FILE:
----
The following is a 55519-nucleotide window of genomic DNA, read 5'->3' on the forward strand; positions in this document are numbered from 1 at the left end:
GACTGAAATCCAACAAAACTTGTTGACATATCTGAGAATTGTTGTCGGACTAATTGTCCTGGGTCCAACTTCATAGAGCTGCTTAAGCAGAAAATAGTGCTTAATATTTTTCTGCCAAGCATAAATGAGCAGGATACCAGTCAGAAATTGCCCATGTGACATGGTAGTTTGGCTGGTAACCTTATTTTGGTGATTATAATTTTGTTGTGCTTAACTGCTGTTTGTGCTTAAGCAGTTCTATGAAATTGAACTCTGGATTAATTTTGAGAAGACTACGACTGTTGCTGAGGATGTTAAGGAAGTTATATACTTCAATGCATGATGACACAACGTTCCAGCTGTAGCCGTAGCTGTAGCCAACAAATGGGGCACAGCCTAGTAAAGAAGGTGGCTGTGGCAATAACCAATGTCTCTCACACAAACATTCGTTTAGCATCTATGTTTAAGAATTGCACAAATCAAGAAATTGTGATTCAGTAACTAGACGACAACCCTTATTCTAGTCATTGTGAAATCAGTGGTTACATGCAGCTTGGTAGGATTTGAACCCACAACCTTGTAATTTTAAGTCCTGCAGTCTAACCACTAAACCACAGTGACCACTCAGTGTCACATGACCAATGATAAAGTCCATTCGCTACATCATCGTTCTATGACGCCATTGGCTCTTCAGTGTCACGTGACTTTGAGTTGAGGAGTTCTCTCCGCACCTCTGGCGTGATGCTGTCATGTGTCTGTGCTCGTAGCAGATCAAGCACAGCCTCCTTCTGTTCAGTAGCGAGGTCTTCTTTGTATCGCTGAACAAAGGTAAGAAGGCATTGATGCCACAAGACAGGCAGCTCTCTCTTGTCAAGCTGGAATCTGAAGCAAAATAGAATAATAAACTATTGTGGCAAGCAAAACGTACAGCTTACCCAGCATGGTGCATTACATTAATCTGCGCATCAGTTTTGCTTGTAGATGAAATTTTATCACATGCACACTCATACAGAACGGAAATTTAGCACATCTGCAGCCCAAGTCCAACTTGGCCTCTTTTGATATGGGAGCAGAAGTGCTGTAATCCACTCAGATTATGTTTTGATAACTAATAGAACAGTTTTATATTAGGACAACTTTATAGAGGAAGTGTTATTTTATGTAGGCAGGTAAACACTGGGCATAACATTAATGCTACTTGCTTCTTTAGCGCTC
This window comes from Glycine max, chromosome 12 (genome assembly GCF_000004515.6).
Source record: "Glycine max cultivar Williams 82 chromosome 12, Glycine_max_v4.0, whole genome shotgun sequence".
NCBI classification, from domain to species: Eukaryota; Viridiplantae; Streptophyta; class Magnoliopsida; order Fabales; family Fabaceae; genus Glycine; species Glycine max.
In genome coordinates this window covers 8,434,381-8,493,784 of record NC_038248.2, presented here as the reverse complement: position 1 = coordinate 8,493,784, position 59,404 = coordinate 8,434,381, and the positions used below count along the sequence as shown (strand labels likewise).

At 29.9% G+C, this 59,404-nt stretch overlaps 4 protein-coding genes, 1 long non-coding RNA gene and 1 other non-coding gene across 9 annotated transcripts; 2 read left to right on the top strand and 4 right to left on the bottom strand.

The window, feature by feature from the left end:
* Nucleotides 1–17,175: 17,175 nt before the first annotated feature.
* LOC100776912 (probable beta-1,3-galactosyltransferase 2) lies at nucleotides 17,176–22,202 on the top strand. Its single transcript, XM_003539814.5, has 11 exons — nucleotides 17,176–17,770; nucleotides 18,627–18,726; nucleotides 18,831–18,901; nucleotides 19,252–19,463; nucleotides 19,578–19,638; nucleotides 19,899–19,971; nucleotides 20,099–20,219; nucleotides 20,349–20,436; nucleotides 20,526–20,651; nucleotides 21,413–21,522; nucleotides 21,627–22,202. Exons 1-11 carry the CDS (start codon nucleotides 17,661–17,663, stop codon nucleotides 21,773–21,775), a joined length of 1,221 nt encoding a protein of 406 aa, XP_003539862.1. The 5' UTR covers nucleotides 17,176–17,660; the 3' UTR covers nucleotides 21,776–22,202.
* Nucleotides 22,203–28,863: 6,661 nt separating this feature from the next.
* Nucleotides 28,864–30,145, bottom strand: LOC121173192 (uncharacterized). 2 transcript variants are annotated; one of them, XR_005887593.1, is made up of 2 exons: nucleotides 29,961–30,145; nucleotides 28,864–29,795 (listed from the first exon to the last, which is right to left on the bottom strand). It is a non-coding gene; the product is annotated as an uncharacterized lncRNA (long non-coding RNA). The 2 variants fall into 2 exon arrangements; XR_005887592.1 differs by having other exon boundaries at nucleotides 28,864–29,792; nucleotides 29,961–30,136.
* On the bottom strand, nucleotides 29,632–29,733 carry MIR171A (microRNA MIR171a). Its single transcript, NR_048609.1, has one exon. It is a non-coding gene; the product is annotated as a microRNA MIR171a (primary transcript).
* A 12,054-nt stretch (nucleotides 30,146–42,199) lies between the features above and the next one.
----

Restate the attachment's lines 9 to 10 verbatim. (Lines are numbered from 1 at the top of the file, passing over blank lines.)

* Nucleotides 1–17,175: 17,175 nt before the first annotated feature.
* LOC100776912 (probable beta-1,3-galactosyltransferase 2) lies at nucleotides 17,176–22,202 on the top strand. Its single transcript, XM_003539814.5, has 11 exons — nucleotides 17,176–17,770; nucleotides 18,627–18,726; nucleotides 18,831–18,901; nucleotides 19,252–19,463; nucleotides 19,578–19,638; nucleotides 19,899–19,971; nucleotides 20,099–20,219; nucleotides 20,349–20,436; nucleotides 20,526–20,651; nucleotides 21,413–21,522; nucleotides 21,627–22,202. Exons 1-11 carry the CDS (start codon nucleotides 17,661–17,663, stop codon nucleotides 21,773–21,775), a joined length of 1,221 nt encoding a protein of 406 aa, XP_003539862.1. The 5' UTR covers nucleotides 17,176–17,660; the 3' UTR covers nucleotides 21,776–22,202.